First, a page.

Diana, married first to a Guinness heir and then to the fascist leader Oswald Mosley, spent part of World War II in gaol as a possible threat to the British state. Unity too was a fascist and intimate friend of Adolf Hitler. Jessica supported the Communist Party and the Civil Rights Movement in the United States. Nancy, the eldest, achieved fame as a socialite, competent novelist and creator of the terms ‘U’ and ‘non-U’. Indeed, three of the Mitford girls achieved success as writers.

However, when history finally passes judgement on the sisters, it may be Deborah who will be deemed the greatest. This was the lady who, by her own efforts, saved Chatsworth.

In 1941, Deborah, (Debo) married Andrew Cavendish, second son of the Duke of Devonshire. The couple had no expectation of the title. Indeed, by Debo’s own assessment, they were poor; poverty is of course a relative term. However, Billy Cavendish, Lord Hartington, heir to the dukedom, who was also the husband of Kathleen Kennedy, sister of JFK, was killed in action in Belgium, and Andrew became Duke on his father’s death in 1950.

Chatsworth was in a poor state of repair through neglect. When Debo first saw it she thought it more like a barracks than a country home. Moreover the estate was subject to punitive death duties introduced by Clement Atlee’s post-war Labour government. The late Duke had already made over the estate to Andrew in order to avoid a tax of up to 90% but had not survived the five years required to mitigate the law. 80% duty was now due on all the family’s possessions.

Chatsworth House, one of the most beautiful stately homes in England, was built by Sir William Cavendish and his wife Bess of Hardwick in the 16th century. Two of the best-known women in history had lived, or spent time there – Mary Stuart, Queen of Scots, an occasional “guest” of Bess herself between 1573 and 1582, and of course Georgiana Spencer Cavendish, famous society beauty and the fifth Duchess.

Acres of land and many works of art had to be sold to pay the debt to the Treasury. But in the fifties, Debo Mitford and her husband set to work to repair and restore Chatsworth House to its former glory, and to improve the amenities of the park and gardens. Debo has turned Chatsworth into a proper business, opening a farm shop and restaurant as well as a shop and tearoom at the house itself. In 1982, Debo wrote her first book about Chatsworth, The House, which was a commercial success not only at the house but around England. It also sold well in the United States. By 2012, she had published six more. Her efforts over nearly sixty years culminated in 2011 when BBC cameras were welcomed to Chatsworth by the present Duke and Duchess to film a series about the estate, its villages and farms, and the many events that take place there.

Chatsworth is the Devonshires’ family home, but it also belongs to the nation and is a major employer of over seven hundred people.

Thank you, Deborah, and long may Chatsworth continue to delight and inspire those of us who value your legacy!



Dan’s Hymn to Dante


by Dan Brown

In his latest novel, Dan Brown sends his unlikely hero, Harvard professor Robert Langdon on a romp round Florence. Accompanied by Sienna Brooks, a young doctor with an IQ of 208, Langdon embarks on a quest to find and destroy a deadly virus.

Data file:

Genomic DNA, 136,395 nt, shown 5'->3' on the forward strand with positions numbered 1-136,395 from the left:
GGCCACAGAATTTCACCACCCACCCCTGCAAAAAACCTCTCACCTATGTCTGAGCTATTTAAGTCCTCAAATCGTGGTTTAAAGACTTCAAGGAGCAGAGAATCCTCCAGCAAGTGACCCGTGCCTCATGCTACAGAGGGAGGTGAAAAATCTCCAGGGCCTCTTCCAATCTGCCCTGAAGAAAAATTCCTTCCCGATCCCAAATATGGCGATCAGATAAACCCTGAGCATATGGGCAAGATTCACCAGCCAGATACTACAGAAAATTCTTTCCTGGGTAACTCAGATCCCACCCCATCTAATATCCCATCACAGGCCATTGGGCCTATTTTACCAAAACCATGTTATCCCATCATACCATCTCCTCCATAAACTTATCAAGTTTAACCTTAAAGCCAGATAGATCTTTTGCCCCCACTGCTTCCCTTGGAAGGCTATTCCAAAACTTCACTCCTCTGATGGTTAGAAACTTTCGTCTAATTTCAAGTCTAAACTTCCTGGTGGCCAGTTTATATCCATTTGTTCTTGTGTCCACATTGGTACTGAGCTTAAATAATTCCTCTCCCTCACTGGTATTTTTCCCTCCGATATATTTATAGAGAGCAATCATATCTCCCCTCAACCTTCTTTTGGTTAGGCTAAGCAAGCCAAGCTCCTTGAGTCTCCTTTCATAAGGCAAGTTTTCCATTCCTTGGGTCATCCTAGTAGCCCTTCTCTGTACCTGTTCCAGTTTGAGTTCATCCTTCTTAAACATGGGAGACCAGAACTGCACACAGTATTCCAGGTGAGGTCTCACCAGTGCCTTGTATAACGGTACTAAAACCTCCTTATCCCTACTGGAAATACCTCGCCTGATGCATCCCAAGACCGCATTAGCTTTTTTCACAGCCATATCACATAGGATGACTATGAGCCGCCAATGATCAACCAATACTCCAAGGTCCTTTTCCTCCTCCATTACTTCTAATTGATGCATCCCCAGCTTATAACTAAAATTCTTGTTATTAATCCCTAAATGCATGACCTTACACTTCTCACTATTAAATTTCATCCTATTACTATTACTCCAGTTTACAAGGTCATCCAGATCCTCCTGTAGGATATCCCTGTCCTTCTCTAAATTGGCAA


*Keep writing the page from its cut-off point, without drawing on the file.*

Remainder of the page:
Planted by a misguided idealist Bertrand Zobrist, the virus when exposed to the atmosphere threatens to cut world population by half. Langdon believes it to be some kind of plague like the Black Death, but the only clues to its whereabouts are to be found in the pages of Dante’s greatest work, The Divine Comedy, in a paragraph of writing on the back of his death mask and in a painting by Botticelli. Pursuing Langdon and Sienna as they follow the trail from one museum to the next is a mysterious organisation called the Consortium, a would-be female assassin, a squad of sinister men in black, and representatives of the World Health Organisation. Langdon has lost his memory, you see, and doesn’t really know why he is running.


Botticelli’s Hell

‘Lasciata ogne speranza voi ch’entrata’

Inferno is vintage Dan Brown, a fast-paced thriller in the mould of Angels and Demons and The Da Vinci Code. Fans of his writing will find everything that led to the popularity of the earlier  stories as both books and movies. However, he writes to a formula – a successful formula admittedly, and good luck to him – which I find too predictable.

Inferno, like the other novels, contains much information dump of an artistic kind which I feel overloads the plot with unnecessary detail. If I want to study mediaeval art and literature, I will pick up a non-fiction book on the subject. The other negative for me is the improbability of the scenario; Langdon, the James Bond-like adventuring professor does not quite convince me.

That said, I did find myself turning the pages with haste and expectation as the plot unfolded and the hero approached the final showdown.

As it turns out, none of the characters in Inferno are quite what they seem. Brown, by some clever cheating, keeps their true identities and purpose to himself until quite late in the novel. By then, we – and indeed Professor Langdon – are aware that the answer to the puzzle does not lie in Florence at all. To say more here would be a dastardly spoiler.